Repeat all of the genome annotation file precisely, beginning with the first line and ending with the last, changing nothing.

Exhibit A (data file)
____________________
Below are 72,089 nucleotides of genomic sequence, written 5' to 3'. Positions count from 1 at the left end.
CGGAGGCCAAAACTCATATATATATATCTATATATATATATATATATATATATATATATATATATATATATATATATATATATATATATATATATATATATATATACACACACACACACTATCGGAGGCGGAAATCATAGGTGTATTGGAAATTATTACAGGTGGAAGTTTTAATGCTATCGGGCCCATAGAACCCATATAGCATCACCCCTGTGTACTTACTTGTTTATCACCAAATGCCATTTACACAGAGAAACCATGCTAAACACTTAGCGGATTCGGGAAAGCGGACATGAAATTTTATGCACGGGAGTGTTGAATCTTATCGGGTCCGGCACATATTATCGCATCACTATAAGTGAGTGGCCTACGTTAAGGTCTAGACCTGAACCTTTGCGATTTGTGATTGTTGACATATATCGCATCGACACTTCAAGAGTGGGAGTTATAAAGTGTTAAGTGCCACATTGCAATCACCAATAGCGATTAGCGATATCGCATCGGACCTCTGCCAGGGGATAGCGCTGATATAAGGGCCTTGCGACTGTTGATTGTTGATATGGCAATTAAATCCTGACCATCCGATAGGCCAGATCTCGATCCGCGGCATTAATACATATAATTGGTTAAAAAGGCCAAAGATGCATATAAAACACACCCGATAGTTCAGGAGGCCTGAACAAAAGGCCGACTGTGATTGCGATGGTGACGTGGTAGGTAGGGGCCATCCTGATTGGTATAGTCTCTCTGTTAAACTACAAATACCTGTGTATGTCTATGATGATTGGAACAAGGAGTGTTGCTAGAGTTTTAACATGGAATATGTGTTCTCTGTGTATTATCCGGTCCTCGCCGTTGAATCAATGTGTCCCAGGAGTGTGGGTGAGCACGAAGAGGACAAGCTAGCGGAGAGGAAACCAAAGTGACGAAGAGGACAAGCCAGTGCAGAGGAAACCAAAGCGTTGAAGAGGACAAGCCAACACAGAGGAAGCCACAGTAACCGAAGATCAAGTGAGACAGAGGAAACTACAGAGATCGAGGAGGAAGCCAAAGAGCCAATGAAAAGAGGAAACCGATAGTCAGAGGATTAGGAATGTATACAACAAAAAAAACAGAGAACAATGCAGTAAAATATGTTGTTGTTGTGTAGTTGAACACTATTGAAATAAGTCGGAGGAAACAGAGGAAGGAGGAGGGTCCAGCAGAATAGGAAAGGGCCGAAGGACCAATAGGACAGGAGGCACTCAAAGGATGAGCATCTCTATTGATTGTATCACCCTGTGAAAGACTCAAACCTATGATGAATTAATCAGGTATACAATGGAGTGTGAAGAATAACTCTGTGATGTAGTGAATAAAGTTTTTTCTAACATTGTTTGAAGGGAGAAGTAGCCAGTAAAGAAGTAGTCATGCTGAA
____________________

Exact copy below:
Below are 72,089 nucleotides of genomic sequence, written 5' to 3'. Positions count from 1 at the left end.
CGGAGGCCAAAACTCATATATATATATCTATATATATATATATATATATATATATATATATATATATATATATATATATATATATATATATATATATATATATATACACACACACACACTATCGGAGGCGGAAATCATAGGTGTATTGGAAATTATTACAGGTGGAAGTTTTAATGCTATCGGGCCCATAGAACCCATATAGCATCACCCCTGTGTACTTACTTGTTTATCACCAAATGCCATTTACACAGAGAAACCATGCTAAACACTTAGCGGATTCGGGAAAGCGGACATGAAATTTTATGCACGGGAGTGTTGAATCTTATCGGGTCCGGCACATATTATCGCATCACTATAAGTGAGTGGCCTACGTTAAGGTCTAGACCTGAACCTTTGCGATTTGTGATTGTTGACATATATCGCATCGACACTTCAAGAGTGGGAGTTATAAAGTGTTAAGTGCCACATTGCAATCACCAATAGCGATTAGCGATATCGCATCGGACCTCTGCCAGGGGATAGCGCTGATATAAGGGCCTTGCGACTGTTGATTGTTGATATGGCAATTAAATCCTGACCATCCGATAGGCCAGATCTCGATCCGCGGCATTAATACATATAATTGGTTAAAAAGGCCAAAGATGCATATAAAACACACCCGATAGTTCAGGAGGCCTGAACAAAAGGCCGACTGTGATTGCGATGGTGACGTGGTAGGTAGGGGCCATCCTGATTGGTATAGTCTCTCTGTTAAACTACAAATACCTGTGTATGTCTATGATGATTGGAACAAGGAGTGTTGCTAGAGTTTTAACATGGAATATGTGTTCTCTGTGTATTATCCGGTCCTCGCCGTTGAATCAATGTGTCCCAGGAGTGTGGGTGAGCACGAAGAGGACAAGCTAGCGGAGAGGAAACCAAAGTGACGAAGAGGACAAGCCAGTGCAGAGGAAACCAAAGCGTTGAAGAGGACAAGCCAACACAGAGGAAGCCACAGTAACCGAAGATCAAGTGAGACAGAGGAAACTACAGAGATCGAGGAGGAAGCCAAAGAGCCAATGAAAAGAGGAAACCGATAGTCAGAGGATTAGGAATGTATACAACAAAAAAAACAGAGAACAATGCAGTAAAATATGTTGTTGTTGTGTAGTTGAACACTATTGAAATAAGTCGGAGGAAACAGAGGAAGGAGGAGGGTCCAGCAGAATAGGAAAGGGCCGAAGGACCAATAGGACAGGAGGCACTCAAAGGATGAGCATCTCTATTGATTGTATCACCCTGTGAAAGACTCAAACCTATGATGAATTAATCAGGTATACAATGGAGTGTGAAGAATAACTCTGTGATGTAGTGAATAAAGTTTTTTCTAACATTGTTTGAAGGGAGAAGTAGCCAGTAAAGAAGTAGTCATGCTGAA